Redefining Smart – A Book Review

Dan BeerensThe CACE RoundtableLeave a Comment

Redefining Smart book cover for blog postQuality educators who have operated from their heart, from relationships with students, and who have seen themselves as coaches and designers of learning, will be greatly heartened by a new book, Redefining Smart: Awakening Students’ Power to Reimagine Their World (Corwin, 2016). I found it difficult to put the book down.

As a psychologist, educator, and disciple of positive psychology, Markham makes a strong case for soft skills, suggesting that we have spent enough time focused on a deficit and reductionistic view of human nature. As a Christian, I resonate deeply with models of learning that, knowingly or unknowingly, recognize the image of God in each learner and focus on positive ways to educate students. I appreciated Markham’s counter of the “we must have rigor” argument by suggesting that the “soft” skills of effective communication, emotional balance, gratitude, empathy, optimism, perseverance, etc. are in real life some of the most difficult skills to master, certainly more difficult than fact memorization. I was further encouraged by the author’s reminder that positive emotions can actually improve health and be biologically restorative. As a believer, that resonates deeply with how I would expect our Creator to have made us – and we are reminded to be positive by verses such as “Whatsoever is true, noble, lovely, good, pure…..think on these things.” (Philippians 4:8)

Markham advocates for a “connectionist” model of learning – a holistic model that brings together relationships, attitudes, emotions, and brain functions and explores the impacts of new research about both our brains and our hearts. We are learning ever more about how the brain loves novelty, grows, reflects the needs of its owner, and how it is also very social. The warmth of relationships, positive emotional connections, and the control of the level of stress hormones all contribute to an increase in performance of the learning brain. In other words, love matters and we now have the research to prove it!

The chapter I have talked about the most with others is the one on reconnecting the heart and the brain. Markham shares new information from the heart research of Fredrickson and other researchers that is pretty astounding, yet confirming of biblical wisdom. To list a few examples: the heart contains 30,000 neurons that are very similar to those in the cranial brain, 80% of nerve traffic goes upward from the heart to the brain, the heart is the primary regulator of our nervous system in managing stress and optimizing performance, and positive/negative emotions activate the heart network that impacts our entire body. Our heart generates 5,000 times more electromagnetic energy as our brain and the heart waves from our body can be detected up to six feet away! In other words, the state of our hearts are communicated to those around us! Successful classroom and school climates are driven by our attitudes of love and acceptance that can help our students hearts and brains function at maximum levels. It is fascinating to see the medical science now bear out what we have know intuitively – we need to really love others to bring out the best in them and positive emotional states can be contagious.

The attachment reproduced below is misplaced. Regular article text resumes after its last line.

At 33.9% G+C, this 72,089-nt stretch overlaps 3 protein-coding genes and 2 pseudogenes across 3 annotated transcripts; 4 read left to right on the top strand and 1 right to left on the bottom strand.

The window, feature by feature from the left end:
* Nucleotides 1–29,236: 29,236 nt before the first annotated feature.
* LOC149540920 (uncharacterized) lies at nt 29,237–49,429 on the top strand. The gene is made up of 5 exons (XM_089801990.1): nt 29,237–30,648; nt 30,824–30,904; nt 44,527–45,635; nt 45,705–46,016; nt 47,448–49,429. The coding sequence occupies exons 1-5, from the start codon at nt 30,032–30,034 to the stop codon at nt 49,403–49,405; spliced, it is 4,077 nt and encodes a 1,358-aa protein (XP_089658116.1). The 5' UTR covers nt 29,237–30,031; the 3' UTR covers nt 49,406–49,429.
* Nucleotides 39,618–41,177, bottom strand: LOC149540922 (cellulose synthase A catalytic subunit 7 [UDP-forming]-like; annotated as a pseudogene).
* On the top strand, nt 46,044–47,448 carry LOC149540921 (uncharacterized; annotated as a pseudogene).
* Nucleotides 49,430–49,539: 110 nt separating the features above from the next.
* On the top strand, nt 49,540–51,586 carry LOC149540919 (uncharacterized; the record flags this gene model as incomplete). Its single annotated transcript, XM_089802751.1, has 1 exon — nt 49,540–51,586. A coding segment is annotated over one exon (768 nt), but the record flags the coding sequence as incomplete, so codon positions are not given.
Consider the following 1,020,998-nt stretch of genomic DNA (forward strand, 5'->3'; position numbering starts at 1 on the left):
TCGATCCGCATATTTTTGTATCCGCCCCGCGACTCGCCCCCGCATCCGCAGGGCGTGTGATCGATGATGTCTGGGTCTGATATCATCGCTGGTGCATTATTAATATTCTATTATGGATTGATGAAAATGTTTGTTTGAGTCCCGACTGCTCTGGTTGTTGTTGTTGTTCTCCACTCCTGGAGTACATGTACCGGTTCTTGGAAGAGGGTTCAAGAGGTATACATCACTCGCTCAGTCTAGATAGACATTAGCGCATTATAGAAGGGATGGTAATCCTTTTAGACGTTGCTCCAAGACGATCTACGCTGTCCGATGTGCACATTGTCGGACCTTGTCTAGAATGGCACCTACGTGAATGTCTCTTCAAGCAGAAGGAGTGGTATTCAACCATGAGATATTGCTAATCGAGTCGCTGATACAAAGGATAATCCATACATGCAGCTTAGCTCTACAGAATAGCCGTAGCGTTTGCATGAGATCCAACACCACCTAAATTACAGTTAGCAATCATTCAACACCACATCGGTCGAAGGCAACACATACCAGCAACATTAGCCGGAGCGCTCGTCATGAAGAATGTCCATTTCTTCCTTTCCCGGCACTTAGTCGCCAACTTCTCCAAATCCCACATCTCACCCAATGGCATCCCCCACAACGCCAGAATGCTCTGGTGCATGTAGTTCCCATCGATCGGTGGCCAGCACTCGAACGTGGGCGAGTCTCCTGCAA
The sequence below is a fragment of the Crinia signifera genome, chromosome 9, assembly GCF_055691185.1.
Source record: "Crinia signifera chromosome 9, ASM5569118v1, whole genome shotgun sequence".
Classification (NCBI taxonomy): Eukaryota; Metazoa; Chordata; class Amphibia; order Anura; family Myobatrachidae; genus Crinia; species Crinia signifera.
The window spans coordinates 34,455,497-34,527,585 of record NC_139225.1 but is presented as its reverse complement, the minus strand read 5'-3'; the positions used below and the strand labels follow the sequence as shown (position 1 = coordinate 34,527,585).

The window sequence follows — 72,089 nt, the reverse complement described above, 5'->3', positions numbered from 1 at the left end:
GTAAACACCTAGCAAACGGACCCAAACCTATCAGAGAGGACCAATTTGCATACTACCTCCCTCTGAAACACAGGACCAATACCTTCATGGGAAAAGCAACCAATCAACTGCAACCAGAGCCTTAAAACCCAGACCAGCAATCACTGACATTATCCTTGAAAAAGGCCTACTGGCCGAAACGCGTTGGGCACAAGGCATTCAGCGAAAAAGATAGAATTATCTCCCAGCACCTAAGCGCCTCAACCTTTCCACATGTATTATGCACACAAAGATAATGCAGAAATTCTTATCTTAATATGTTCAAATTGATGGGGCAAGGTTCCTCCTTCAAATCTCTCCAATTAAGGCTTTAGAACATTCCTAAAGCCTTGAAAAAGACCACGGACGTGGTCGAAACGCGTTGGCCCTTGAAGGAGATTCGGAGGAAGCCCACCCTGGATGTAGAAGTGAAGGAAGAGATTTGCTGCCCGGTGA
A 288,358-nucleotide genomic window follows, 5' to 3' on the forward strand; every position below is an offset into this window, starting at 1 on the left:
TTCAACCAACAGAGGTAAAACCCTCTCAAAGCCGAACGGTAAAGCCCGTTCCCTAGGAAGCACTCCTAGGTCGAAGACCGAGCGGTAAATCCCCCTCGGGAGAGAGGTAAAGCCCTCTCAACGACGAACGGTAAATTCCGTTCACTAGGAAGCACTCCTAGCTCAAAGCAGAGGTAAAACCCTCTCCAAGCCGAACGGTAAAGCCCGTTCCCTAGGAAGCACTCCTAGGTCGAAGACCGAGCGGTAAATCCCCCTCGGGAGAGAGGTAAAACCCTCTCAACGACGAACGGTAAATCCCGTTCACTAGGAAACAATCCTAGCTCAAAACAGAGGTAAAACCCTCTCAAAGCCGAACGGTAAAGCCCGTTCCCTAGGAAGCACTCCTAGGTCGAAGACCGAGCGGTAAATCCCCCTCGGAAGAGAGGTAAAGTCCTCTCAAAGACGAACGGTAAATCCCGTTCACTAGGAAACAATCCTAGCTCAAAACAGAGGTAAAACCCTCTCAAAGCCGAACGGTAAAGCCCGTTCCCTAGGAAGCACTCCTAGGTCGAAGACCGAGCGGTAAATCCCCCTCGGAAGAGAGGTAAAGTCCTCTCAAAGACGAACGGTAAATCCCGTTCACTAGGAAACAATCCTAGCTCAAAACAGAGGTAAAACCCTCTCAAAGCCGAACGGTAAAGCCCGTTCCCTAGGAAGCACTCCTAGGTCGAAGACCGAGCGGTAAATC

In the second half of the book, Markham moves to consider how  our current understanding of how students are smart might be aligned with appropriate pedagogy, strategies, and structures. He makes a strong case for personalized, student-driven systems of learning through three key elements: caring relationships, the desire for meaning, and the power of mastery.

Some key ideas in the latter half of the book:

  1. Gallup research indicates that students who have at least one teacher who makes them feel excited about the future are 30 times more likely to show signs of classroom engagement – a key predictor of academic success.
  2. Helping kids to flourish: “Fostering intelligent behaviors and deeper learning won’t occur without an appreciative interest in the whole person or in the absence of caring relationships and empathetic interactions.” (p.62)
  3. Ecology or school climate matters – create child friendly systems that produce hope, engagement, and well-being. Remove cultural and structural barriers that inhibit caring educators.
  4. Rethink competency – competency needs to include not only skills and content mastery, but also creativity, problem solving, innovation, and self-reliance.
  5. Take charge of standards – filter, decide what is non-negotiable, and align to questions and topics that matter.
  6. Shift from classroom management to people management. Move into a coaching role and use a protocol to guide coaching conversations.
  7. Coach critical thinking, ask great questions, and focus on practices of inquiry.
  8. Add fiero to your classroom. (Sorry – you will have to read the book to see what that means!)
  9. View collaboration as a key competency, and reduce focus on competition.
  10. The last chapter suggests 12 ways for you as a teacher to prepare yourself for this time of major shifts in educational practice.

As you can see, this book has been written to the teacher in the trenches and I appreciate the challenge the author gives to the reader – a teacher can make a huge difference. While I have difficulty agreeing with the author’s contention that “there is no need to associate character attributes with moral or religious movements,” I feel that overall the author makes a compelling case for holding high the dignity and worth of each individual student, and demonstrates how love is a key to learning.


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